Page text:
AwareNow: Issue 25: The Light Edition

Page 99

‘THE INSPIRE PROJECT’ EXCLUSIVE COLUMN BY TODD BROWN

GUILTY OF BEING INNOCENT

FINDING LIGHT AFTER BEING CONFINED IN THE DARK Do you know Rudy Guede? No? How about Meredith Kercher. Maybe? Last one. Amanda Knox. Ah, there it is. You may not have recognized the murderer or perhaps the victim of the crime, but more than likely, you know who Amanda Knox is. Or do you? Sir Conan Doyle wrote, “It is a capital mistake to theorize before one has data. Insensibly one begins to twist facts to suit theories, instead of theories to suit facts.” What you think you know about Amanda is probably based on a character in a story instead of a real human thrust into a terrible situation. If her name took you to a dark place, please sit back and read below. It will help you find light in that darkness and embrace the truth instead of the tabloid perpetuated delusion. TODD: What kept you going through your time in prison?

AMANDA: I was very much hanging on to all that I had left, having been put into a situation of great extremity. I didn't have freedom, body autonomy, the ability to decide what I ate, who I spent my time with, what I did with my time, nor did I have privacy or identity. Who I was seemed to be defined by someone else more than who I actually was or the truth. What remained to me were a number of things. Primarily the love and support of my family and friends. Above all, I had access to my own mind in a way that I didn't really appreciate before I lost agency or control over the course of my life and the reality of my body. Locked in a room every day, I didn't even get to choose whether or not I was safe or if I could get medical care if needed. All these things were gone. But I could choose how to process what this was doing to me and who this made me. I had to lose and grieve life, safety, security, and hopes while recognizing that I have this indestructible superior power of being able to be the witness of my own life. To process and interpret my own life and my experiences how I saw fit. No one could take that. My experiences were still very sad; they were still very scary. But it did mean that I intuitively understood that we all can process, understand, and appreciate our own experiences. I think that freedom weirdly gives you the illusion that you have control over things in your life when actually we have much less control than we think. Pushed to that brink very young in life made me appreciate and have gratitude for the things that were going for me, that we're always not in my control.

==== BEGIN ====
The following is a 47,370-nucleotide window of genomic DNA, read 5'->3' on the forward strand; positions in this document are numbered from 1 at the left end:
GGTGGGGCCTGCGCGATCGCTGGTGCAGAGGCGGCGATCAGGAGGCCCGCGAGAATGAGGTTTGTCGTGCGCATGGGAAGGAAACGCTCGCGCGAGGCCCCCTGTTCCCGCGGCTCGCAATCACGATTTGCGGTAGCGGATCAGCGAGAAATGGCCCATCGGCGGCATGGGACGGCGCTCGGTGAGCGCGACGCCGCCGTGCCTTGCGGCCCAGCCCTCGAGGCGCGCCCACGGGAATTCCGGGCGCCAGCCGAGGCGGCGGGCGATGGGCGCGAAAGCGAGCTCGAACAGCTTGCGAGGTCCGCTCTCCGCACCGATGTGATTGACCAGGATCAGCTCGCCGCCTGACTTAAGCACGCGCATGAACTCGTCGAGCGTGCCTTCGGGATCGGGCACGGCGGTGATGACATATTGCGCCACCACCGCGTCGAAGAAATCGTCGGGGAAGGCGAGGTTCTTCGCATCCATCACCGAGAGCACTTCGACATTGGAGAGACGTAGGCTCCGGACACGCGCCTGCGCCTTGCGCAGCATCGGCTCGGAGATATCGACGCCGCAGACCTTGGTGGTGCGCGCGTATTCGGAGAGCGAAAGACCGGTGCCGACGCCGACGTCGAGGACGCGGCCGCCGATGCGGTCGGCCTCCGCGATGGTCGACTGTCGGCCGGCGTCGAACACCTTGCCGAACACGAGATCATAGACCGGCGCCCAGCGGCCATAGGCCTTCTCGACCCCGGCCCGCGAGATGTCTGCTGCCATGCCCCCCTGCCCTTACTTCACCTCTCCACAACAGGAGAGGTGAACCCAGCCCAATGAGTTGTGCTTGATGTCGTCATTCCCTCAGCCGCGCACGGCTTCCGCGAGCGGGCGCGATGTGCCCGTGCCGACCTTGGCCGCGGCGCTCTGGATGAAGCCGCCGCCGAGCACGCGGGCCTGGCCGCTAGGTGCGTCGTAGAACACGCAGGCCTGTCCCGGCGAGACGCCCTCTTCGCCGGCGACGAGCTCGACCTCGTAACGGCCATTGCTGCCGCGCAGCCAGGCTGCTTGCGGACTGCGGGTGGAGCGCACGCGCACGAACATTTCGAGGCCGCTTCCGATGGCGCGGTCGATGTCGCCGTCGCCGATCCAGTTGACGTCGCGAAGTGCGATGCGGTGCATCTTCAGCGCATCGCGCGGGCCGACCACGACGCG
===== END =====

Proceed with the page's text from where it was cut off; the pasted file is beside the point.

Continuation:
TODD: What do you attribute to the media’s vilification of you taking hold, but any retraction or reports after you were released has fallen on somewhat deaf ears?

AMANDA: The power of storytelling. I was very much a blank slate in terms of the vast majority of people in the world who had never heard of me before. I had no reputation other than amongst my peers, family, and friends. Suddenly, people were put in a position to judge me, not having access to me as a human being before they had access to a compelling story in which I was a character. It tapped into old stories about heroes and villains, Madonna’s, and whores. It tapped into people’s subconscious, primal desires, fears, and fantasies. For that reason, it took hold of people. I think a lot of people irrationally hold on to the story despite facts and evidence showing otherwise. Really it goes to show the story about me being a psychotic sex demon woman registers with people beyond a rational level. It’s not rational, it’s emotional, it’s primal. If their primal instincts and emotions have been tapped, you can’t use evidence and logic to change people’s thoughts. That was always the challenge with this. Being wrongly convicted, I thought evidence and logic mattered, and people would be rational, which is not what ended up being the case. 99 AWARENOW / THE LIGHT EDITION

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